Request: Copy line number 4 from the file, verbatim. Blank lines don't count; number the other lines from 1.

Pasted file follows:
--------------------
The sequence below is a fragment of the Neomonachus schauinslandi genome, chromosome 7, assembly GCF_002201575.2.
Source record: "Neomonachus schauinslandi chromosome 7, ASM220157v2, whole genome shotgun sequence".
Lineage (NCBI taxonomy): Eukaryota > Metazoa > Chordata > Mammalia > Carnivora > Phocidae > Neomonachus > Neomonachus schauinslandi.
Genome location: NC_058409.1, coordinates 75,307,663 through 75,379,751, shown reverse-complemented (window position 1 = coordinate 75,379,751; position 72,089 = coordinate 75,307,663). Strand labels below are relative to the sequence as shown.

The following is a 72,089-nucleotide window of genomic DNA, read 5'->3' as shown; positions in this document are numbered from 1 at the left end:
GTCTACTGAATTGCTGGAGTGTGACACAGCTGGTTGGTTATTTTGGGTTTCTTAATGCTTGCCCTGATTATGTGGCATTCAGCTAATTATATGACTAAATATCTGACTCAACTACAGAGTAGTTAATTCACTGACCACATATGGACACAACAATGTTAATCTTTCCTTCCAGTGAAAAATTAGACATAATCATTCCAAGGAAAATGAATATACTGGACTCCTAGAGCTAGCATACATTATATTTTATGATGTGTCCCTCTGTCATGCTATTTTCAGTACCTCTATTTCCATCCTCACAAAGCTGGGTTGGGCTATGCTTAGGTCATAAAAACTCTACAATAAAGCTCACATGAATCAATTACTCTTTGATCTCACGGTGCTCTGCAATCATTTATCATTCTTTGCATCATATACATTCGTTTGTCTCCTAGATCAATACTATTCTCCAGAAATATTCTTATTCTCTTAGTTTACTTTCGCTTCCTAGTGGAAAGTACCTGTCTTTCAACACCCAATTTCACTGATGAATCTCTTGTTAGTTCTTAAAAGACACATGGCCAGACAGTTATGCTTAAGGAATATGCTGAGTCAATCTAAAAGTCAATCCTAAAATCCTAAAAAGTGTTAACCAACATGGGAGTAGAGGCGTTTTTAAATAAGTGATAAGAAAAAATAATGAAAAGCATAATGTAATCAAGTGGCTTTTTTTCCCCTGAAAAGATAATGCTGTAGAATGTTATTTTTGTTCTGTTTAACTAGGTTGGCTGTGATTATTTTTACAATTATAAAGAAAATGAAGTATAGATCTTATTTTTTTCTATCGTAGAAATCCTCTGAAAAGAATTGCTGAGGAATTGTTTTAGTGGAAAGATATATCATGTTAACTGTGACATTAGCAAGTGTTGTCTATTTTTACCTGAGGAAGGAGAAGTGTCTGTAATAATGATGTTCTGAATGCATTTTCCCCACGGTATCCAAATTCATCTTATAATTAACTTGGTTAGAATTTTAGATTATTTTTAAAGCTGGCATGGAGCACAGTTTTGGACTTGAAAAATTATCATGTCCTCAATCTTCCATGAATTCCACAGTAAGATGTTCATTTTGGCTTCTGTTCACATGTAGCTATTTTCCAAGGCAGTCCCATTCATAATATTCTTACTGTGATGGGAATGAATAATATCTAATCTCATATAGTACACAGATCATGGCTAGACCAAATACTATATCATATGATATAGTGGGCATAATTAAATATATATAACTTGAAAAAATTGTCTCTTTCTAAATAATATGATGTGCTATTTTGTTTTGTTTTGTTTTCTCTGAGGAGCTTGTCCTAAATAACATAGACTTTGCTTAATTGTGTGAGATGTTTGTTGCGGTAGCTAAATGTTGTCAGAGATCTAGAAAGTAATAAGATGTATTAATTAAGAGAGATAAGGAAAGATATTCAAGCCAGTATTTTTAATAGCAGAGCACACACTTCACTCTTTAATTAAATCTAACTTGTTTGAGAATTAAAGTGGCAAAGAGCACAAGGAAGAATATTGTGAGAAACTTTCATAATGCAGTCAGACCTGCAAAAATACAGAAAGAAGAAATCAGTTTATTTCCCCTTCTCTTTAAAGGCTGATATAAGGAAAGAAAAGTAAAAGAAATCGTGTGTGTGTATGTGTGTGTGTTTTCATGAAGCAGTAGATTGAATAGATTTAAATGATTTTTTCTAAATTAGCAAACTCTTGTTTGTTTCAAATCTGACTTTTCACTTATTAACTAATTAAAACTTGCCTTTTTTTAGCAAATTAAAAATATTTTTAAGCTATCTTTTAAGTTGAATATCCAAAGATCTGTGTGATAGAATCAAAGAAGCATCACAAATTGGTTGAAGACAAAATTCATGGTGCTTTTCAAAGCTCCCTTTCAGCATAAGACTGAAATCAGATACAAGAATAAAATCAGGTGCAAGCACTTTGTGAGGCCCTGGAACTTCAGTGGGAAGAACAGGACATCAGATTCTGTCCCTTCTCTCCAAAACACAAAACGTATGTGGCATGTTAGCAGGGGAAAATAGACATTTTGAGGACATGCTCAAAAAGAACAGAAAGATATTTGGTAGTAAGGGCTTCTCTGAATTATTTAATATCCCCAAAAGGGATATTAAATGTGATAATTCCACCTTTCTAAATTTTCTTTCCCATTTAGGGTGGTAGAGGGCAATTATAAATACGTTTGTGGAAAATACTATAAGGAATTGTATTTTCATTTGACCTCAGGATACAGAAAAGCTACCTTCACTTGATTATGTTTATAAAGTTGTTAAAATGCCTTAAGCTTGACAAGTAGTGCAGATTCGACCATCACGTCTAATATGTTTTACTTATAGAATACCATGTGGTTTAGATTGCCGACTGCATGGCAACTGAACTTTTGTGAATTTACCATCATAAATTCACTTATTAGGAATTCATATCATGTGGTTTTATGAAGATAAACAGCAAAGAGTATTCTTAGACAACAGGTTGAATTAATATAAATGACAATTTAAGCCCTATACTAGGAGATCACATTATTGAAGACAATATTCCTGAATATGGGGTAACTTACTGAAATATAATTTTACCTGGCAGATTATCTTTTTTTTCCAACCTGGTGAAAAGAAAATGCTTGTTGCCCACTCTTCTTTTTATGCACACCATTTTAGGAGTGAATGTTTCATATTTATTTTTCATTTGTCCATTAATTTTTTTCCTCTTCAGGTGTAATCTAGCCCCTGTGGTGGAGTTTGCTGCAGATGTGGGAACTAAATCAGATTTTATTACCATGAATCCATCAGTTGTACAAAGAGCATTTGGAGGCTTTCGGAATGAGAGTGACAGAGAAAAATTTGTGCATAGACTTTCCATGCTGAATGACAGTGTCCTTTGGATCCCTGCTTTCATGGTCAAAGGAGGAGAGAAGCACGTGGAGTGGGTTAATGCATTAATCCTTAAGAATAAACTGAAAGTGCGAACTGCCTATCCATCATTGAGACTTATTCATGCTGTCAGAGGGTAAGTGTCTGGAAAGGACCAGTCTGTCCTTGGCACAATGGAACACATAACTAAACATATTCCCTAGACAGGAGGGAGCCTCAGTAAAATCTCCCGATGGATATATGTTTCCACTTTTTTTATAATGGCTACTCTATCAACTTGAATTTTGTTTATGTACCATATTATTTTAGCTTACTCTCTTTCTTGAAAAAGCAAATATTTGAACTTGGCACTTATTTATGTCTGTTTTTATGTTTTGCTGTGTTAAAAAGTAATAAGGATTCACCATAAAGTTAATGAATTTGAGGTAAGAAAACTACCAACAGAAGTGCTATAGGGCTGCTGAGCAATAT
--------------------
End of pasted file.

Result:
Genome location: NC_058409.1, coordinates 75,307,663 through 75,379,751, shown reverse-complemented (window position 1 = coordinate 75,379,751; position 72,089 = coordinate 75,307,663). Strand labels below are relative to the sequence as shown.